Thankfully, blessedly this build-up of interpersonal tension breaks open in a way that makes total sense in terms of the plot but feels original and not over-thought. From this point forward (let’s call it pre-pool and post-pool) things get dark and unexpected and ultimately emotional in a number of ways. When you present a group of people like this with a severe situation, you don’t expect them to man up as much as you expect them to wilt. To freak out. To crumble under the weight. So often in horror films, you’re forced to believe that a character you’ve known only to be a shallow twit has the intestinal fortitude to be a take-no-prisoners leader at the drop of a hat. Phillips doesn’t make that bet and instead shows breakdown in these people that is authentic and relatable. One scene post-pool pushes one character to a breaking point that is both sad and ugly at the same time and they react in-kind. Another scene dredges up emotional backlog for another character that would and should render someone utterly useless and defenseless in the face of evil. And it does. There are no unsupported, under-written heroes here.
Further, the dark turn and evil, violent threat doesn’t make a lot of sense. The reasoning, the genesis of it does not feel airtight and actually feels far from thought out. This is not a bad thing and is a refreshing change to the constant open-and-shut feeling that many a ‘reveal’ in horror films seem to have. This leads to a grounding in reality that I wish more horror movies had. The real weight of loss of life, the real emotional breakdown in the face of death seems like an afterthought more often than not in horror. In Quite A Conundrum however, death means something and I would argue means more than the supposed ‘grand meaning’ that caused it in the first place. Human beings, in the end, must populate these stories and in this film, the shallow and the stupid and the crude and the unseemly wash away to reveal a true horror grounded in reality.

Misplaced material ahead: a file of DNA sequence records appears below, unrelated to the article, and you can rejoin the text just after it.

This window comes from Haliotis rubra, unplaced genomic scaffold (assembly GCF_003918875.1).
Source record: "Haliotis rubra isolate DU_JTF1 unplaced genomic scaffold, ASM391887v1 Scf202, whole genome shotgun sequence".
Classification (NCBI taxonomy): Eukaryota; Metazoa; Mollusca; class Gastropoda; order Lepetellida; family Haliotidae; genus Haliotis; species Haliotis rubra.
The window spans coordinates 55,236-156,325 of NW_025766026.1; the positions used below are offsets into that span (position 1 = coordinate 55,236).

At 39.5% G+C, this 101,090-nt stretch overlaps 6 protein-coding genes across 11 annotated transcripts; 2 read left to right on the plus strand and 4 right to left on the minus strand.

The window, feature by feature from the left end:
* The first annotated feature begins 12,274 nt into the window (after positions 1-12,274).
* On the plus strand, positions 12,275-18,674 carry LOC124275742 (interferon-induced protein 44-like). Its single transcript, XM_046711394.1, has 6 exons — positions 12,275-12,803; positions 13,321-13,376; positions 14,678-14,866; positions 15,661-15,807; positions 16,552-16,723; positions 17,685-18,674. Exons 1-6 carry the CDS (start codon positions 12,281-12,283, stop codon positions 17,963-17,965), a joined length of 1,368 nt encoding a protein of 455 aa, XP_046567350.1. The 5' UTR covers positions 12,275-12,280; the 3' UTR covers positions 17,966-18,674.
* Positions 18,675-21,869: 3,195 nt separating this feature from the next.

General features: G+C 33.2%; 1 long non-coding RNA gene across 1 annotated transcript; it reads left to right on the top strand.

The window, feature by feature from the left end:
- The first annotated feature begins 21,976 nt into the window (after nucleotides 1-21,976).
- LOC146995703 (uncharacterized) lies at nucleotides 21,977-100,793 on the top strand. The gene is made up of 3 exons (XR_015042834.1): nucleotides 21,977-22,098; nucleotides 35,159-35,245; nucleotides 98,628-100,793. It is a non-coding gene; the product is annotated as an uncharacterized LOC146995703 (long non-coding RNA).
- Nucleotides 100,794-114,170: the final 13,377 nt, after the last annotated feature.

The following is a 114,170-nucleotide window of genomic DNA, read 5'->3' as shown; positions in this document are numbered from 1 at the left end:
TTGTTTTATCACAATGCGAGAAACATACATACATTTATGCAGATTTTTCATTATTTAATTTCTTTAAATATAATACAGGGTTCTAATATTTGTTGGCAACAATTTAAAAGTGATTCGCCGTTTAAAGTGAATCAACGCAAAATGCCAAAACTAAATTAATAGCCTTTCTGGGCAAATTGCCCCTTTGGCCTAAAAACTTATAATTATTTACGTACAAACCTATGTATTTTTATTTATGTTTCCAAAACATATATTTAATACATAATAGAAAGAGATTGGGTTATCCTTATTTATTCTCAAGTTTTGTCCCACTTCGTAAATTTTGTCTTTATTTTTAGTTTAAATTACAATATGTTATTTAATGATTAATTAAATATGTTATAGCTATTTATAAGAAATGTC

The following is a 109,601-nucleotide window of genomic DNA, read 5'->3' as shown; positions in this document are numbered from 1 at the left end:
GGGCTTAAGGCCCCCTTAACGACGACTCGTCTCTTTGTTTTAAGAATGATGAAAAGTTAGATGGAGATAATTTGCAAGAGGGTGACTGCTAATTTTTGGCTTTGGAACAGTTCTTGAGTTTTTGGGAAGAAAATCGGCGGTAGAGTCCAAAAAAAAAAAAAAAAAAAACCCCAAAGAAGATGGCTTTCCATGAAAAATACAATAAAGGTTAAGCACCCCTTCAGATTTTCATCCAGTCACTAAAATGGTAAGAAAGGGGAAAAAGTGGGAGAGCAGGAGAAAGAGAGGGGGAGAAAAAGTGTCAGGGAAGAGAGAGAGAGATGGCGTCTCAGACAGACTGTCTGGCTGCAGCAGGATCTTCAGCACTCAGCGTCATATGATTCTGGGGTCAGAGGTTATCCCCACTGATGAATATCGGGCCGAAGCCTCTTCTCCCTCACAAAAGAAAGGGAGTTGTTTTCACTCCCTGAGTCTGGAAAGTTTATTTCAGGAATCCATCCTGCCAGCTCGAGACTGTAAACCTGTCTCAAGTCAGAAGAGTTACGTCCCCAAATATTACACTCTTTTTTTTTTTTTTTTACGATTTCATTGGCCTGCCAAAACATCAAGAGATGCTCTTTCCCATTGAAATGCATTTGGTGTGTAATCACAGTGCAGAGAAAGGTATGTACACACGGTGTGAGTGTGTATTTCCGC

I’m being vague for a reason here. This film works best when you don’t know the framework by which it’ll all come unglued. The film will be released (as I understand) next February and I suggest that if given a chance to see it, go in blind. The film is not without low-budget flaws but taken as a whole completed idea, Quite A Conundrum is a strong genre film that succeeds where you really want it to and avoids well-traveled paths you’d just assume avoid.
The director of Quite A Conundrum, Thomas Phillips, and I are old friends. We went to undergraduate school together and worked on various stage productions among many less scholarly pursuits. Tom is a professional in the film industry and so for this, I’ll treat him like a professional in terms of writing a review. However, it would be less than honest to not note our friendship here and the care and regard I have for him on a personal level.